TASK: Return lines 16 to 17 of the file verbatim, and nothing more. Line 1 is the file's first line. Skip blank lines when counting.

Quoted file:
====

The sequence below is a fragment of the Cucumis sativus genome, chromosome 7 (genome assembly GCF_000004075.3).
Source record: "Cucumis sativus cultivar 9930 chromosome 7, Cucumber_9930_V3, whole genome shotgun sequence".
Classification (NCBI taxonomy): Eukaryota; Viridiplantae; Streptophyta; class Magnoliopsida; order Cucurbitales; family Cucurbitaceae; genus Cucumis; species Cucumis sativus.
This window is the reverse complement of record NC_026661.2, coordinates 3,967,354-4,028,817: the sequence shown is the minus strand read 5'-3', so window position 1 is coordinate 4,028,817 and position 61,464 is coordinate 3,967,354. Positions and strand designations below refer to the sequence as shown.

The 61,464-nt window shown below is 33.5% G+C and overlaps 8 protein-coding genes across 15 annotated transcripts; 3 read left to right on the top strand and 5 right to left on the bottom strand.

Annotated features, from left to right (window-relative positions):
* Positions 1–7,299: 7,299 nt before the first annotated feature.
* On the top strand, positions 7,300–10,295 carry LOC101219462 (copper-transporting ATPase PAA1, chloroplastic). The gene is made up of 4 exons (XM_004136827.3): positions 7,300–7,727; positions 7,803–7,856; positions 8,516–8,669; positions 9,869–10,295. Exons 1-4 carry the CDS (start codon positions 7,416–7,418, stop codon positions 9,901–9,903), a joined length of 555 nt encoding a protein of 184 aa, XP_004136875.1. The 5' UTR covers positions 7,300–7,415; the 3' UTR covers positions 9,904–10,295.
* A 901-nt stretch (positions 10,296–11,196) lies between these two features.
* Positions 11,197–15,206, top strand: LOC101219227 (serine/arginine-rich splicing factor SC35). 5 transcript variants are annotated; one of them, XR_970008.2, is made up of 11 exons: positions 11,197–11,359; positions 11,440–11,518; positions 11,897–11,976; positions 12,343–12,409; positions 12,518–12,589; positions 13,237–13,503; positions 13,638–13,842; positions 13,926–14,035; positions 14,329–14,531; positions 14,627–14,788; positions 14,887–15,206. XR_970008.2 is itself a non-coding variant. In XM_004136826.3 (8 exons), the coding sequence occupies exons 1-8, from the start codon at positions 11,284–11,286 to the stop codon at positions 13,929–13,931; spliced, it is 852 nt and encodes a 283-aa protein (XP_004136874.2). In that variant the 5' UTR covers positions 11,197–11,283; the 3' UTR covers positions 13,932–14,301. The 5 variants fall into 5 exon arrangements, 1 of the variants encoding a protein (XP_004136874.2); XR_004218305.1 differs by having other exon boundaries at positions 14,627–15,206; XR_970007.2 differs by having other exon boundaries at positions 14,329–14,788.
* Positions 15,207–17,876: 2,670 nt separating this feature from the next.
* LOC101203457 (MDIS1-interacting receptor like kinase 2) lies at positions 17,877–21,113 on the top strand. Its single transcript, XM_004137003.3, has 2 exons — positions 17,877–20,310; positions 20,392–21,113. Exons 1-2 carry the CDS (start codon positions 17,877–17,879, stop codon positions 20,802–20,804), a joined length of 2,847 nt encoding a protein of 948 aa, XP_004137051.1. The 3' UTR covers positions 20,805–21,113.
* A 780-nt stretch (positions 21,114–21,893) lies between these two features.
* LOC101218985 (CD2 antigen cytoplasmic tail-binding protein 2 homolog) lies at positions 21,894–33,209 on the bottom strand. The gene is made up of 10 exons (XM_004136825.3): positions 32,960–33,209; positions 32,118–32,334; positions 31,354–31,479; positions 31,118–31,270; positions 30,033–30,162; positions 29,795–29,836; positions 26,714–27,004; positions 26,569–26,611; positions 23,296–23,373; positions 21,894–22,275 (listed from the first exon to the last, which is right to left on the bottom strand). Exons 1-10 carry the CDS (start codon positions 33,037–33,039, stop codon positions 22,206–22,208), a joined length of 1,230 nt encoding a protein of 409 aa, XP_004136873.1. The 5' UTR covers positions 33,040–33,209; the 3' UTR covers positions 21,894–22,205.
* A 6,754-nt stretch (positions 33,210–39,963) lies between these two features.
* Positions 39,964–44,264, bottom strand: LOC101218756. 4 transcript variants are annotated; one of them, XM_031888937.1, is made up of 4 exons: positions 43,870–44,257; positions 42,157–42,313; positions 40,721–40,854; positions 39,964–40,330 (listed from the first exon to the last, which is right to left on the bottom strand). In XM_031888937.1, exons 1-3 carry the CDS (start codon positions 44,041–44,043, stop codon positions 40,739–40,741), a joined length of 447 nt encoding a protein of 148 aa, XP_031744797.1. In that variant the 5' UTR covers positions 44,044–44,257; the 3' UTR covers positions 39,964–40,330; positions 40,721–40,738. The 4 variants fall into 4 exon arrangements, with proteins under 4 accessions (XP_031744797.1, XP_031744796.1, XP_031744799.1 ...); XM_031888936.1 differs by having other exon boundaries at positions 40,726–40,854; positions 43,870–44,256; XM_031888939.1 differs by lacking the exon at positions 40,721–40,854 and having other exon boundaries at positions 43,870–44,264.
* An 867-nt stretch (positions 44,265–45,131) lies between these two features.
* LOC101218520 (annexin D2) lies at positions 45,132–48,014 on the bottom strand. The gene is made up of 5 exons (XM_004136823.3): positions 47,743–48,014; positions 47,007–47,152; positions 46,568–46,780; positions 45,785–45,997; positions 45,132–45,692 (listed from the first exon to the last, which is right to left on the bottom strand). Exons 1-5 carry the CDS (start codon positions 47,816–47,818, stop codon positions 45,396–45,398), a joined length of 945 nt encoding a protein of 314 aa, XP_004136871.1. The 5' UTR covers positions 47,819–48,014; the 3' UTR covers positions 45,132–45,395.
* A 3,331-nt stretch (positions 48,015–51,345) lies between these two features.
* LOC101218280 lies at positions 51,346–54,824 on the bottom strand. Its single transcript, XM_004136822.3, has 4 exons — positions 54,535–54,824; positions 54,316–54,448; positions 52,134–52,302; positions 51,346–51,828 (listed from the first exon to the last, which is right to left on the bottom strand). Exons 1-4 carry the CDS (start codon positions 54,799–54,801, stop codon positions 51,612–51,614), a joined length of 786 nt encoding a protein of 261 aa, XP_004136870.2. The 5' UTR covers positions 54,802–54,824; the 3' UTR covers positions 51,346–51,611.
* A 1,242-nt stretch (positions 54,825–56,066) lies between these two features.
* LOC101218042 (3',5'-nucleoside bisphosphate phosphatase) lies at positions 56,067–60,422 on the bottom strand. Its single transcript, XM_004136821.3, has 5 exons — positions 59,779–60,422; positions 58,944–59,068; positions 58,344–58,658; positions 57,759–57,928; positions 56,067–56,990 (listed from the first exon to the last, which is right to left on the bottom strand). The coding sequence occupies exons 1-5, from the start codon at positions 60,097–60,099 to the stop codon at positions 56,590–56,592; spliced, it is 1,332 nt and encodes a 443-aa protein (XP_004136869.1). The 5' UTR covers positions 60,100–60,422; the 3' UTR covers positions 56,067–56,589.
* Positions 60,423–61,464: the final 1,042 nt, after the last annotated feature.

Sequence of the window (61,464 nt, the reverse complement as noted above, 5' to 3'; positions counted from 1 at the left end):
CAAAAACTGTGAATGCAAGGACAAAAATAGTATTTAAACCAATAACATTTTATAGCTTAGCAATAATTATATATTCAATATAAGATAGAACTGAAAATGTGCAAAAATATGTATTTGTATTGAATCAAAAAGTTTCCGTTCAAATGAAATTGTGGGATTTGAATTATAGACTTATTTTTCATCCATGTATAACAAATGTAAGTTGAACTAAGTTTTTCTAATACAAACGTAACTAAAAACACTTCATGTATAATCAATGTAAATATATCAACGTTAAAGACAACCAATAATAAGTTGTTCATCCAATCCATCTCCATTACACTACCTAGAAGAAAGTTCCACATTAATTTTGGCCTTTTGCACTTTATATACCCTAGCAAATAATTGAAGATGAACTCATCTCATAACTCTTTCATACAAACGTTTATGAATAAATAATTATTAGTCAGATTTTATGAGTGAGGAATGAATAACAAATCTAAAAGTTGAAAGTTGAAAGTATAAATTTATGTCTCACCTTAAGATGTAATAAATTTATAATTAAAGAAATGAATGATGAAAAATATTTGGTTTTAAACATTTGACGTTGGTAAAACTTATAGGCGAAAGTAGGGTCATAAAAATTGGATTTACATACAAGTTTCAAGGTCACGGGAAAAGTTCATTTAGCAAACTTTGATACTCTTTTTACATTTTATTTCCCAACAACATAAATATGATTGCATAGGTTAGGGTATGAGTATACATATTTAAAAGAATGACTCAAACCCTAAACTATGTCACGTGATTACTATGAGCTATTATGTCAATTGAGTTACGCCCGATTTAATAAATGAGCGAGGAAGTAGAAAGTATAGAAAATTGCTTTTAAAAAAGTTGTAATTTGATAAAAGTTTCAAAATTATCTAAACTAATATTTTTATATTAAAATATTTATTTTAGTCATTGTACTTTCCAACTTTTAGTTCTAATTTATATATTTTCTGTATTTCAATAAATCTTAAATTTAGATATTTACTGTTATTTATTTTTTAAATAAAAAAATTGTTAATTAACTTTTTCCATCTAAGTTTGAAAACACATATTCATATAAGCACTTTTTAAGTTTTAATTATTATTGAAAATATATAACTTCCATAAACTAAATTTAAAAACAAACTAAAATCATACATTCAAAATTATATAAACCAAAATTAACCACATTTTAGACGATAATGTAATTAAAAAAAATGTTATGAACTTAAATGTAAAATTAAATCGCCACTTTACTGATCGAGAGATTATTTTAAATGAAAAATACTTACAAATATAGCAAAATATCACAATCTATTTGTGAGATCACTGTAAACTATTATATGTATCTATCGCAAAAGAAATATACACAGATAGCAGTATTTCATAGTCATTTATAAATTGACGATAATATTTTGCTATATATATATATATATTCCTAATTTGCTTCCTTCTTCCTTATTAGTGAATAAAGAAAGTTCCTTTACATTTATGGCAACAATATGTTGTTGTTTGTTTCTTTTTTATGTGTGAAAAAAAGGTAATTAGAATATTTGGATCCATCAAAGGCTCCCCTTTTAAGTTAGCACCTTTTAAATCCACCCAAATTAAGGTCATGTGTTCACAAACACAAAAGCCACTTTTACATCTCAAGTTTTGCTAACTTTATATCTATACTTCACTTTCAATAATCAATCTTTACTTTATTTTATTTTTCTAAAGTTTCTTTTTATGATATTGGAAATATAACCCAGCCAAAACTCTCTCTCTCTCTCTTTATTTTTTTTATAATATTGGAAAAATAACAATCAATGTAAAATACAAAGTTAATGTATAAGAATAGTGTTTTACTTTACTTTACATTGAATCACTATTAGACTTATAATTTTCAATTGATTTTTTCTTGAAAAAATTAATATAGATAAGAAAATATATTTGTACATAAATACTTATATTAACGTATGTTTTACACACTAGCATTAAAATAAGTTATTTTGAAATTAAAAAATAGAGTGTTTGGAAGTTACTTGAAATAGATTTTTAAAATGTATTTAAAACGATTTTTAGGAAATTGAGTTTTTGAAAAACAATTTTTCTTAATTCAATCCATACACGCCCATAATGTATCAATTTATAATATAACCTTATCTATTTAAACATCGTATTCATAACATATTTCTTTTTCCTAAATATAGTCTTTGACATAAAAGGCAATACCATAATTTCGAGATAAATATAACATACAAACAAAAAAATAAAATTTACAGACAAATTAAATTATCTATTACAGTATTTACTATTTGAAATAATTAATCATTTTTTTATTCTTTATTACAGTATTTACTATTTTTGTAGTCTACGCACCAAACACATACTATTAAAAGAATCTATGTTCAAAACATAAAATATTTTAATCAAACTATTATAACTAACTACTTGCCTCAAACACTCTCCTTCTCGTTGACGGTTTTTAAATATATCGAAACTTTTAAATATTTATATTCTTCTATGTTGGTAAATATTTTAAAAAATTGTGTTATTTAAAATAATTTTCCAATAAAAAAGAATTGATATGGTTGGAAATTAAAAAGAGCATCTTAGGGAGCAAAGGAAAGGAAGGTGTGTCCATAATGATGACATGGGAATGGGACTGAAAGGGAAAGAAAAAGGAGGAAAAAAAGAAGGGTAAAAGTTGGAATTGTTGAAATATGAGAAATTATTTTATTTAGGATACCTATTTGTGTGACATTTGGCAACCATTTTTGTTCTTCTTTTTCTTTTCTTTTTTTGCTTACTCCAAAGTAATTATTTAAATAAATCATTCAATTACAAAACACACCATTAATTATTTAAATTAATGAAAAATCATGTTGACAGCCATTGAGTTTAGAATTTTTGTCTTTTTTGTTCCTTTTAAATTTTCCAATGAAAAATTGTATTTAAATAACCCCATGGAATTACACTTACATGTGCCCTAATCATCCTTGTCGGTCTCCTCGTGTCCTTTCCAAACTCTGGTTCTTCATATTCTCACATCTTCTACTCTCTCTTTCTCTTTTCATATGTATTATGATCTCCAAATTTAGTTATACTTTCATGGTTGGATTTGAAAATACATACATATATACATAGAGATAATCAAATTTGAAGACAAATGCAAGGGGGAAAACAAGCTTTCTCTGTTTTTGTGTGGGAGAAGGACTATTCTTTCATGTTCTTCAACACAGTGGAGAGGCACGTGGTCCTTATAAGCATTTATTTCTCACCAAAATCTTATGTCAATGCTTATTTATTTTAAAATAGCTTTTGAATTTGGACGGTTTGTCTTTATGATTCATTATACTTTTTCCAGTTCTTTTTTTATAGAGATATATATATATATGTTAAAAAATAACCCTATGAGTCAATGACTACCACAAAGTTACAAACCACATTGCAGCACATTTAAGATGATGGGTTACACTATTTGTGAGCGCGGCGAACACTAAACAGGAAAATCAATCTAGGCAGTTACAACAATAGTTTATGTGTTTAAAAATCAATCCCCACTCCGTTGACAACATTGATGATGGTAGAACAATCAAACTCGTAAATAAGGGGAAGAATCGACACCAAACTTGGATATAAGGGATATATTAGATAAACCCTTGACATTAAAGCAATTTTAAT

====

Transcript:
* Positions 39,964–44,264, bottom strand: LOC101218756. 4 transcript variants are annotated; one of them, XM_031888937.1, is made up of 4 exons: positions 43,870–44,257; positions 42,157–42,313; positions 40,721–40,854; positions 39,964–40,330 (listed from the first exon to the last, which is right to left on the bottom strand). In XM_031888937.1, exons 1-3 carry the CDS (start codon positions 44,041–44,043, stop codon positions 40,739–40,741), a joined length of 447 nt encoding a protein of 148 aa, XP_031744797.1. In that variant the 5' UTR covers positions 44,044–44,257; the 3' UTR covers positions 39,964–40,330; positions 40,721–40,738. The 4 variants fall into 4 exon arrangements, with proteins under 4 accessions (XP_031744797.1, XP_031744796.1, XP_031744799.1 ...); XM_031888936.1 differs by having other exon boundaries at positions 40,726–40,854; positions 43,870–44,256; XM_031888939.1 differs by lacking the exon at positions 40,721–40,854 and having other exon boundaries at positions 43,870–44,264.
* An 867-nt stretch (positions 44,265–45,131) lies between these two features.